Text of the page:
New law requires carbon monoxide detectors
State legislation aims to cut down on death, injury from 'silent killer'
Local fire officials are spreading the word about a new California law requiring carbon monoxide detectors to be placed in single-family homes.
Owners of houses that have a fossil fuel-burning appliance, such as a fireplace, or an attached garage, must equip their residences with an appropriate number of carbon monoxide detectors — electronic devices, similar to smoke detectors, that perpetually monitor the air for the poisonous gas.
The Carbon Monoxide Poisoning Prevention Act, California Senate Bill 183, was approved by former Governor Arnold Schwarzenegger last year and went into effect on July 1.
"The law was put into place because people have lost their lives from carbon monoxide poisoning," said Jaime Garrett, a spokeswoman with the Mountain View Fire Department.
Carbon monoxide, Garrett said, is a colorless, odorless gas that can cause various health problems when inhaled by humans; in large enough quantities it can result in death.
According to the bill, there are as many as 40 "avoidable deaths" each year caused by carbon monoxide poisoning in California.
"Carbon monoxide is a silent killer," said Tonya Hoover, acting state fire marshal, in a press release from the California Department of Forestry and Fire Protection. According to Hoover, the gas is responsible for an average of 480 deaths and more than 20,000 trips to the emergency room each year in the United States.
Shortness of breath, mild nausea and headaches have been reported after low-level exposure to the gas. Headaches, dizziness, confusion, extreme nausea and faintness are all symptoms of moderate exposure. Prolonged, severe exposure can lead to death.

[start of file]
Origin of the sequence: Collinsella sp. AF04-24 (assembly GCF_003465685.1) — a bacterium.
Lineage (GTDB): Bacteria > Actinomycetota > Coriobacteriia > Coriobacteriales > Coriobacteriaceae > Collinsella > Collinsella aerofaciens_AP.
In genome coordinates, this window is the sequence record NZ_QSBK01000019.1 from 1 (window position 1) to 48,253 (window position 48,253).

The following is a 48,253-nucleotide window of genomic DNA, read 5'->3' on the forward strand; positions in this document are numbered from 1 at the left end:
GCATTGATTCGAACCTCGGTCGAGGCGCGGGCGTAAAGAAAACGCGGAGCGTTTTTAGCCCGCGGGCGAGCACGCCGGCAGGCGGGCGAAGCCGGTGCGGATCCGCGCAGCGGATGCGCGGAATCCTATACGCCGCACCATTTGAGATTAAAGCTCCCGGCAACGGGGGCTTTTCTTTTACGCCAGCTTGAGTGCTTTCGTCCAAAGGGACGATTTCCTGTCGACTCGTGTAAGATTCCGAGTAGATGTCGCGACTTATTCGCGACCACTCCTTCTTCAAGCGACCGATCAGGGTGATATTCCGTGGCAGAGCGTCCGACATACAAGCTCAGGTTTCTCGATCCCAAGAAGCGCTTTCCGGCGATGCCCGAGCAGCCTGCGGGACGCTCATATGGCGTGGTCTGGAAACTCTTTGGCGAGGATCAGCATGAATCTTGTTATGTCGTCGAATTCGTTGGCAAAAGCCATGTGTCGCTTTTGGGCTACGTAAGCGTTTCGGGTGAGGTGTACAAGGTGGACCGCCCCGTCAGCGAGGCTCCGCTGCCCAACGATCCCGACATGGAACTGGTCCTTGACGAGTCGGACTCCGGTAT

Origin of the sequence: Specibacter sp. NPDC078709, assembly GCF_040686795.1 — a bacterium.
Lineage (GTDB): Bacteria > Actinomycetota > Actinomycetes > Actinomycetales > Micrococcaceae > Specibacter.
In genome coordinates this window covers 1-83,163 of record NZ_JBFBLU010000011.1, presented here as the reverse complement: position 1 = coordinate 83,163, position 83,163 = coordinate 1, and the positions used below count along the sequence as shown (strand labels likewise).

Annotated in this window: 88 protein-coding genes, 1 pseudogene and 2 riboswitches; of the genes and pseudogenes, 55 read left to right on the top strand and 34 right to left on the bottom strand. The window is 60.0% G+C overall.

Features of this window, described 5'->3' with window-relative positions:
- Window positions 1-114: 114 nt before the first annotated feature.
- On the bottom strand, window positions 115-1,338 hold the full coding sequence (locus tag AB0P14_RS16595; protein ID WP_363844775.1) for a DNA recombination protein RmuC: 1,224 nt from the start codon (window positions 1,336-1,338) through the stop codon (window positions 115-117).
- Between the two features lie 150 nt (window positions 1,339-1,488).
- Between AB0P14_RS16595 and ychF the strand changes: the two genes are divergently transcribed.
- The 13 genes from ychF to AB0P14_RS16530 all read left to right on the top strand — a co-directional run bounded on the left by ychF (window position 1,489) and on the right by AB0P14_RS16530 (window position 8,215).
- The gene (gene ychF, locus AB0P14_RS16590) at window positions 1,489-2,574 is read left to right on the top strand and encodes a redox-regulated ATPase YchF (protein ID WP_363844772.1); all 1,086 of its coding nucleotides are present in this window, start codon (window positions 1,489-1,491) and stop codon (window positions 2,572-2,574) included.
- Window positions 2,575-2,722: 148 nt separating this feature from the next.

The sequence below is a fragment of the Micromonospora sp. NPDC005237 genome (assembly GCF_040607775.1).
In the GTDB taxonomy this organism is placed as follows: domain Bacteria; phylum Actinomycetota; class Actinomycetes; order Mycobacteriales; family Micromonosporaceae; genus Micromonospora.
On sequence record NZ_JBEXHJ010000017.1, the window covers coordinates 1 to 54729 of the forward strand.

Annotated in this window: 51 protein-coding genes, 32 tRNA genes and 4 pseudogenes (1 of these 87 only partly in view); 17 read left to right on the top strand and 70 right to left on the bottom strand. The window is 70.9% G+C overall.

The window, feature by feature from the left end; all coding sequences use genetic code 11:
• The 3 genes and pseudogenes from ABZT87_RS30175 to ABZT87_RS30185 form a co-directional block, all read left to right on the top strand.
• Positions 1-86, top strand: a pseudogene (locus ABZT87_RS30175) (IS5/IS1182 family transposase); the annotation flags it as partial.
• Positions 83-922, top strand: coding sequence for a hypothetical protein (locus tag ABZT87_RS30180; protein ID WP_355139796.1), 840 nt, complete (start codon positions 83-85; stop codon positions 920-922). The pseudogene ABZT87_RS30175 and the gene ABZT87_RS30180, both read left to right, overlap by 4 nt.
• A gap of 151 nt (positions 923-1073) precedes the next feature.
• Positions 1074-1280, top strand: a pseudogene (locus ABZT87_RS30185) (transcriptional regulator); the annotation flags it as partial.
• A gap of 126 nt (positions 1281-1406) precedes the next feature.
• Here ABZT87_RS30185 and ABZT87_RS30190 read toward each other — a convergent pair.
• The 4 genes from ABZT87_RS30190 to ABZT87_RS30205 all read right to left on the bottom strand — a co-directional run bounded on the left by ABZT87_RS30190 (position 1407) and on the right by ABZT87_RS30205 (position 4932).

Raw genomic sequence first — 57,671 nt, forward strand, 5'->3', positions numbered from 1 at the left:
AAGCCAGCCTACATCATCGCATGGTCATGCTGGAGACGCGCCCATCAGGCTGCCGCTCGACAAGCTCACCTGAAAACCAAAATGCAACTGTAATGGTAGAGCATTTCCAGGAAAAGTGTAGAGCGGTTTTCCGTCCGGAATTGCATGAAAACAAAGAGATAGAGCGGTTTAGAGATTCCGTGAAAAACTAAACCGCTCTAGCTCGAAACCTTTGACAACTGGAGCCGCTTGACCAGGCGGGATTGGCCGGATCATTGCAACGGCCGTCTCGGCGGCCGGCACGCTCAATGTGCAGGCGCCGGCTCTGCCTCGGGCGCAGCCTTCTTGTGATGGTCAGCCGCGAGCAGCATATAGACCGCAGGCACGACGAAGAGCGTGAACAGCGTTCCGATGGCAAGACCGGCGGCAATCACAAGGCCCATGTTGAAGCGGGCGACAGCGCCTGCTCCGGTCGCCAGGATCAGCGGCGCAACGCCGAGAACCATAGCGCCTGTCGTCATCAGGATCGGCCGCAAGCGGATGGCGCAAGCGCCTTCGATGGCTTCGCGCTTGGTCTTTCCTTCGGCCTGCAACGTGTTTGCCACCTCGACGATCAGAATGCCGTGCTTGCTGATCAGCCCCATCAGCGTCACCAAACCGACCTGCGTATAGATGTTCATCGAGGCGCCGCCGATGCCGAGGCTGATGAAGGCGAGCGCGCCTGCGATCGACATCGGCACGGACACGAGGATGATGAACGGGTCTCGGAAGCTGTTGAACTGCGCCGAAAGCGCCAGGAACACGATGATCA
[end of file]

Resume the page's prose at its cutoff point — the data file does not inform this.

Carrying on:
During a recent community outreach campaign, Garrett said the Mountain View Fire Department encountered many people who were either unaware of the dangers of carbon monoxide or lived in homes without carbon monoxide detectors.
Garrett said that the fire department will not be actively enforcing the new law, but if emergency responders were to come to a home and discover that it was not properly equipped, the owner of the property will be asked to install a detector within 30 days.
If someone is injured or killed by carbon monoxide in a single-family residence that is not properly equipped with detectors, Garrett said, the owner of that property could be subject to a lawsuit.
Owners of multiple family residences, such as apartment complexes and hotels, have until Jan. 1, 2013 to install carbon monoxide detectors in their properties.
Carbon monoxide detectors are sold at local hardware stores and at big box retailers, Garrett said. She has seen them for as little as $19 and for as much as $80. Some come as combination smoke detector and carbon monoxide detector.
Garrett said some detectors are better than others and that different residences have different needs, depending on their size and number of rooms. A list of approved devices and instructions for how should be installed can be found at osfm.fire.ca.gov.
The Mountain View Fire Department is currently trying to find an organization in the community that could help low-income people offset the cost of buying carbon monoxide detectors, Garrett said. Anyone seeking financial assistance in purchasing detectors should check back with the fire department's website periodically: www.ci.mtnview.ca.us
Ultimately, Garrett said, installing carbon monoxide detectors is just a good idea — whether it is legally mandated or not. "Besides it being a law, we highly recommend that everyone has one in their home," she said. "This law is intended to make sure that you and your family are safe in your home."